There have been more and more horrific cases coming out. There was trouble in Siloé over Friday and Saturday (29 and 30 May). Daniel Esquivel Sánchez, a 16-year-old boy who had gone out to work and was passing when there was fighting between the police and protesters. He was seen to be taken by the police and badly beaten. He was taken into a police armoured van and subsequently his body turned up in the Dollar City shop which was looted and vandalised and set on fire. When the fire died down, Daniel’s body was found there. So, it’s being treated as a falso positivo where the police randomly picked up this kid who wasn’t even involved in the protests, killed him, and then subsequently put his body in the shop to make it seem like he had been there looting and he had got caught in the trouble.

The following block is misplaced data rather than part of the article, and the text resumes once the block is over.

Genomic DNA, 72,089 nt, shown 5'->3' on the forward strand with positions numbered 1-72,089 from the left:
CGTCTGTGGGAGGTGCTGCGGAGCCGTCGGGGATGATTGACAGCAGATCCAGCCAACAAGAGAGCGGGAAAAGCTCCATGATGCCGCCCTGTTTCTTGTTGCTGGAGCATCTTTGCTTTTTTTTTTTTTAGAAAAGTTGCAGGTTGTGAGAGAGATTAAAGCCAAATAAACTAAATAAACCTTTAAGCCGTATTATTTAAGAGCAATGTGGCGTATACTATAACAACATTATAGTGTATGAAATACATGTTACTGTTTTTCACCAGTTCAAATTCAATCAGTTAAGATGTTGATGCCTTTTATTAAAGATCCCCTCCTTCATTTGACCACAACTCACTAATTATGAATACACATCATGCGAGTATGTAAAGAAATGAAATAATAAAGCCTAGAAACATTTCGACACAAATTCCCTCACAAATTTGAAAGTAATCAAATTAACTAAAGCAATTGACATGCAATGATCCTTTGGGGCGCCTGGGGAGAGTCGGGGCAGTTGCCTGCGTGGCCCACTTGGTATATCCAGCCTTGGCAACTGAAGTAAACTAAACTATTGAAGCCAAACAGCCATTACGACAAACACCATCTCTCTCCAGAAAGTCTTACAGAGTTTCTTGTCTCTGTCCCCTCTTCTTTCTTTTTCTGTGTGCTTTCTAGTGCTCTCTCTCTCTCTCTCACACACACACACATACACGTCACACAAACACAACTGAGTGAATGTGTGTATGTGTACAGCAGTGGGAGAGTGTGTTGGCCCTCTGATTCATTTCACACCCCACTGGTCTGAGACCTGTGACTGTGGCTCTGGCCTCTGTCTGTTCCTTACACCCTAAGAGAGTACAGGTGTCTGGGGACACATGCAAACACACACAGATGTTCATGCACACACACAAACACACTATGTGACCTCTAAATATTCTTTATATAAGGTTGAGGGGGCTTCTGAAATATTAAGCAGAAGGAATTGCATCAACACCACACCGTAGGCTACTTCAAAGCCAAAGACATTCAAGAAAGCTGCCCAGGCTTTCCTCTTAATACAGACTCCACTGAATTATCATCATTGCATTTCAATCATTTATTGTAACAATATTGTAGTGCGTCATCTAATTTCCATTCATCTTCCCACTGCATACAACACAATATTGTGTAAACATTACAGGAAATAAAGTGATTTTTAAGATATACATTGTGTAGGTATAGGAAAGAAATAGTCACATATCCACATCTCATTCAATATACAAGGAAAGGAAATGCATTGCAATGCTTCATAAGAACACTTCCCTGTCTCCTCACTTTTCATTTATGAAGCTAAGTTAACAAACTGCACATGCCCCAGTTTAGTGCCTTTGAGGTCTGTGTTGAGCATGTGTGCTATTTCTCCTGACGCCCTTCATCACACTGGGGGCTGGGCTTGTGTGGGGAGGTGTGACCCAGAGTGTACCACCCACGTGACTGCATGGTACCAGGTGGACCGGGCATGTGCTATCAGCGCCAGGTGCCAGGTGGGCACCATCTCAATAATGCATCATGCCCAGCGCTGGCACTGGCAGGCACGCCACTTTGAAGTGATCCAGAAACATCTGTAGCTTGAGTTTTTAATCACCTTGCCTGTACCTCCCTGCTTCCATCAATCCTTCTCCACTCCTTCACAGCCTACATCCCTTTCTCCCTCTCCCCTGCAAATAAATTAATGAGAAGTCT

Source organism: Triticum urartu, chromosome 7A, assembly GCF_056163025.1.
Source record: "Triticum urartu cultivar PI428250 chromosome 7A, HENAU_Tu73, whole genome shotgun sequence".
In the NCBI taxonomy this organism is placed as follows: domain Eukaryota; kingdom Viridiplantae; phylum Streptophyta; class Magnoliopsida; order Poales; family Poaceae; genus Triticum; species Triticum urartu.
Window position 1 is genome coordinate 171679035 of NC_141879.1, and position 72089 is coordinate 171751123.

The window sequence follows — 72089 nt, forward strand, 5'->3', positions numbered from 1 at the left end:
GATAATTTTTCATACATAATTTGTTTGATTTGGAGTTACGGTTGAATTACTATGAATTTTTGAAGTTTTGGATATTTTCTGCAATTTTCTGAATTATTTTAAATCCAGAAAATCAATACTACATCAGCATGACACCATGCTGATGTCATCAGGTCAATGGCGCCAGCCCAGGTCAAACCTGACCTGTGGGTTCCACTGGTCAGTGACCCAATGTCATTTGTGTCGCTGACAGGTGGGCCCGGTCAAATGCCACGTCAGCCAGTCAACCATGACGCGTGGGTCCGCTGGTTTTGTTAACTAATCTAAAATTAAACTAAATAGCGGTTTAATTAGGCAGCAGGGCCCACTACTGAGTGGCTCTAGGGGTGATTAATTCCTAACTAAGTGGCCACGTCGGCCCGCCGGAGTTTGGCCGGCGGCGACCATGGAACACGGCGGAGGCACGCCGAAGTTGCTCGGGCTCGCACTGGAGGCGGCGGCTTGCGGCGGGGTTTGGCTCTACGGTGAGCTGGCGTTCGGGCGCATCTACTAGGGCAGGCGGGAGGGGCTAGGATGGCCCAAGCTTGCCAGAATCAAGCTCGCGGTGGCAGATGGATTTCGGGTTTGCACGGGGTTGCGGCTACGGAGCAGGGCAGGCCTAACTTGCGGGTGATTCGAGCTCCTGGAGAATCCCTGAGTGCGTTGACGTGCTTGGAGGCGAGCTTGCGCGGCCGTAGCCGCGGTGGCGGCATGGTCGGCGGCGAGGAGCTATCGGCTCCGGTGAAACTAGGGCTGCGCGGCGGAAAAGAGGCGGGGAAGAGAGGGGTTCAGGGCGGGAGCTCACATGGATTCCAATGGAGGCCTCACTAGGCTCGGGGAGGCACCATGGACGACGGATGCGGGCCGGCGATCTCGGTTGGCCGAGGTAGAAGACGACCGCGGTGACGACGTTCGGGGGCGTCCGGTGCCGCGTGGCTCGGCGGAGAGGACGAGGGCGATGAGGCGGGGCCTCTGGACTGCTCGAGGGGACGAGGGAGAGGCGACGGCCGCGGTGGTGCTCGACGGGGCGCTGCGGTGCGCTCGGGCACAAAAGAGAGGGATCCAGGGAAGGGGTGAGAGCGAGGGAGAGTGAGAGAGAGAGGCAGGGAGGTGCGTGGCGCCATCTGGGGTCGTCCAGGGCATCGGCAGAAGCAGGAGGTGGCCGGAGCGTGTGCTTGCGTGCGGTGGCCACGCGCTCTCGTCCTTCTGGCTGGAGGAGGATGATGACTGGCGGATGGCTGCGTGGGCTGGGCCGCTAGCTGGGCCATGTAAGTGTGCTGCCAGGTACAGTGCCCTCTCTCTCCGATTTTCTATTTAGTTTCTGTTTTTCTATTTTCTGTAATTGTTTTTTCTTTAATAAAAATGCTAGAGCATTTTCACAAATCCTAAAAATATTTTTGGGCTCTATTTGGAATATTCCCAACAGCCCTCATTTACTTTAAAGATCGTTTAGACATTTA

It is believed that there is an irregular holding centre in Cali where 400 prisoners are being held, 400 arrested people are being detained, some of whom are related to the strike, some of whom aren’t related to the strike. The existence of this place is not acknowledged by the state. It seems that some of the missing people were being held there without anybody knowing where they were. And the state was then forced to recognise its existence, and human rights groups yesterday eventually able to gain access and get a list of people there. This is part of a chilling development.